It’s pretty clear that a good deal of people in Williamson County are expecting significant changes throughout the justice system with the election of Jana Duty as District Attorney to replace John Bradley. So it’s not a surprise that there will be significant staff changes in the District Attorney’s office, Next Williamson County DA already shaking up staff.
Newly elected Williamson County District Attorney Jana Duty won’t take office until January, but she already has told 10 office employees — a third of the staff — that their services will no longer be needed.
Five prosecutors, an investigator, a court coordinator, an executive assistant, a receptionist and a forensics specialist were told they wouldn’t have a job as of Jan. 1, and the victim services director also resigned.
Duty said she didn’t want to keep some of the prosecutors because they were “indoctrinated in the John Bradley school of thought,” what she called a closed-file policy under which defense attorneys weren’t allowed to see the evidence against their clients until shortly before trial.
Bradley, the district attorney who lost to Duty in a bitter Republican primary in May, described those let go as “good and professional employees” and said Duty was “blinded by her political hatred.”
Several prosecutors said they had already announced their intention to leave the office at the end of the year, and prosecutors Jana McCown and Lindsey Roberts each sent Duty a letter this week calling her statements to the American-Statesman untrue and threatening possible litigation, saying Duty’s claims could damage their reputations.
Bradley said he has had an open file policy for trial cases since taking office, adding, “We expanded that policy to all cases about a year ago.”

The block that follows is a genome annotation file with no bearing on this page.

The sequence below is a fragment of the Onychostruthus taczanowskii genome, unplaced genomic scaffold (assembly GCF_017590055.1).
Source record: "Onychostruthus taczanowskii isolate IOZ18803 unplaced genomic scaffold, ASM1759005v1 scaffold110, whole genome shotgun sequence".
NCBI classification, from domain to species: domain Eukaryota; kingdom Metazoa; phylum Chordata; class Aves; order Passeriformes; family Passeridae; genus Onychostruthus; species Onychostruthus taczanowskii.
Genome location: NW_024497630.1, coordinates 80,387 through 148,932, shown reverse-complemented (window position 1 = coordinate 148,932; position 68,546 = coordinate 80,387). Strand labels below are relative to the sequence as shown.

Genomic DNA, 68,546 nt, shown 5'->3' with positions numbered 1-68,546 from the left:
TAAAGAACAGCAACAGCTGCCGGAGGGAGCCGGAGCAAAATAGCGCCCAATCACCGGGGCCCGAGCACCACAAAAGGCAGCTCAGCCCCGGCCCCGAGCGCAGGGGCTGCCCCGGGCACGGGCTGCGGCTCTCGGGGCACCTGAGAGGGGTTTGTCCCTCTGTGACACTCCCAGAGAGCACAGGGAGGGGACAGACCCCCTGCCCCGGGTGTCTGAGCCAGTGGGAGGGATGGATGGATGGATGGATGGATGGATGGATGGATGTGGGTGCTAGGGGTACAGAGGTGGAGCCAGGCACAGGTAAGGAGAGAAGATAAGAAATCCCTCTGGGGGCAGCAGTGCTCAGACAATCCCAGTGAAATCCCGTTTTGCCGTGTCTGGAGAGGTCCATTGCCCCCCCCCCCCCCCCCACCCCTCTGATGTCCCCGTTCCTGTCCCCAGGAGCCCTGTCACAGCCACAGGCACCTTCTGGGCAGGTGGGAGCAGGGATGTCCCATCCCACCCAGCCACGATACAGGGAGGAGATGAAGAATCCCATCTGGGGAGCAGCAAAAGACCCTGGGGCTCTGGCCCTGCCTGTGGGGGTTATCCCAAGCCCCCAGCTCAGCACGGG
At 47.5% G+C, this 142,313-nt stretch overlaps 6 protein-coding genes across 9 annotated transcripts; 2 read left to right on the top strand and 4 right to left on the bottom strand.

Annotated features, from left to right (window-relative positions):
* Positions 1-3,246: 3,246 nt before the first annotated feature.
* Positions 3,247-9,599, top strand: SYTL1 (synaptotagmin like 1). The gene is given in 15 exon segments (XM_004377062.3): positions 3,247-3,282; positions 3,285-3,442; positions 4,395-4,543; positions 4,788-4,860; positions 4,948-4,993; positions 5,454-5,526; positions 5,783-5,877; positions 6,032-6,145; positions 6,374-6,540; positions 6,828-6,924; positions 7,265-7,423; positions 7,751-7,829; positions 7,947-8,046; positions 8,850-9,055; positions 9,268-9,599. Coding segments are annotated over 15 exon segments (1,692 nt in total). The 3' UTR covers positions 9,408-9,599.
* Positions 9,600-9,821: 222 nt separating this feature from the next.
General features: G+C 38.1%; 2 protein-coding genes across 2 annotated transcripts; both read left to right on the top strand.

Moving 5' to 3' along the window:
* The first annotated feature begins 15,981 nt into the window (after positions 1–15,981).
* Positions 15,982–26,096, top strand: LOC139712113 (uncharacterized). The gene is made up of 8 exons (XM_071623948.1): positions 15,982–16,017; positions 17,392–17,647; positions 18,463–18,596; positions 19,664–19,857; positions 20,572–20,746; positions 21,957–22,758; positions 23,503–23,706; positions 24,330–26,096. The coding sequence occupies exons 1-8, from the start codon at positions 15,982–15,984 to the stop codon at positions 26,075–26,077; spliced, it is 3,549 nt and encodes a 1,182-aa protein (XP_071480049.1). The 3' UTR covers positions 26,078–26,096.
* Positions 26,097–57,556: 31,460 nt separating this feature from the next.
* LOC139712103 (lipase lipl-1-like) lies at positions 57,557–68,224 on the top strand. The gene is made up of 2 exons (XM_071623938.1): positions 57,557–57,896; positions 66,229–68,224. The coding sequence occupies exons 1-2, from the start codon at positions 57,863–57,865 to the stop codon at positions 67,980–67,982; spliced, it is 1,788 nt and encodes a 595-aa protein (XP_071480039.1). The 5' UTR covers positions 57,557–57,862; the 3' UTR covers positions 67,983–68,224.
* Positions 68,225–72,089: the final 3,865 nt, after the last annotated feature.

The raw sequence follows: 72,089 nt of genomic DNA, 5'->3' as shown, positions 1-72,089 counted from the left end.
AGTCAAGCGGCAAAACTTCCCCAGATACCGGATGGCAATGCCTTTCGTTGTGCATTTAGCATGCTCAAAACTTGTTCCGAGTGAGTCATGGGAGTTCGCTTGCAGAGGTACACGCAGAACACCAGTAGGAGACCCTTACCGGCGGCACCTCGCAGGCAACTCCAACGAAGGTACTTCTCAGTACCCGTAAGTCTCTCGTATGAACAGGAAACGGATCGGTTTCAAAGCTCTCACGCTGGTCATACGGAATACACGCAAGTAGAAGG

Duty said the reasons for the other planned terminations departures in the office varied. “Some people were rude. Some are unprofessional. Some I do not trust.”
People were given notice this month so they would have time to look for other jobs, Duty said. “It is a big turnover, but that office is in need of being shaken up a little bit,” she said.
Duty said she plans to be fully staffed by Jan. 1. The office typically includes 12 prosecutors, the district attorney, five investigators, three victim/witness coordinators and nine support staffers.
“It’s not unusual to have a lot of changes early on,” when a new district attorney takes office, said Rob Kepple, executive director of the Texas District and County Attorneys Association. “Everybody gets to set their office up and get the people in that they want.”
But it’s not just the people that need to be cleaned out, it’s the old way of “doin’ bidness” in the DA’s office that must also change. I’ve long held that many of the problems with the justice system in Williamson County have to do with the county’s rapid growth. The county can no longer be run like it’s Hazzard County, it’s time to grow up. These excerpts from the comments to the article above highlight what’s expected:
I voted for Duty because she has made a reputation of making alot of the esablishment angry and I hope she continues to do so.
Shake and Bake, good for you and the county.maybe NOW there will be Justice in Williamson county.
Duty has every right to clean house entirely if she wants to and start all over. It’s her responsibility now and she will be held accountable by the voters. She had better produce along the lines of those who elected her.
Great news for Williamson County! Finally we may start to see fair, consistent justice in this county.
..under John Bradley I’ve seen people screwed over for things they never committed, all based on what officers say to the DA’s office. It’s all about making it look like you are tough on crime, but as Bradley showed with the Michael Morton case, he just does NOT give a sh*t about the people..
Similar to what President Obama face in his first term – trying to fix the long festering problems of his predecessor – that’s what Duty is facing. Williamson County and John Bradley’s unfair and unequal justice over the years, is what was voted out on election day. Voters are expecting progress to a more rational, fair and equal justice system. If Duty can deliver on that mandate it will be a welcomed change.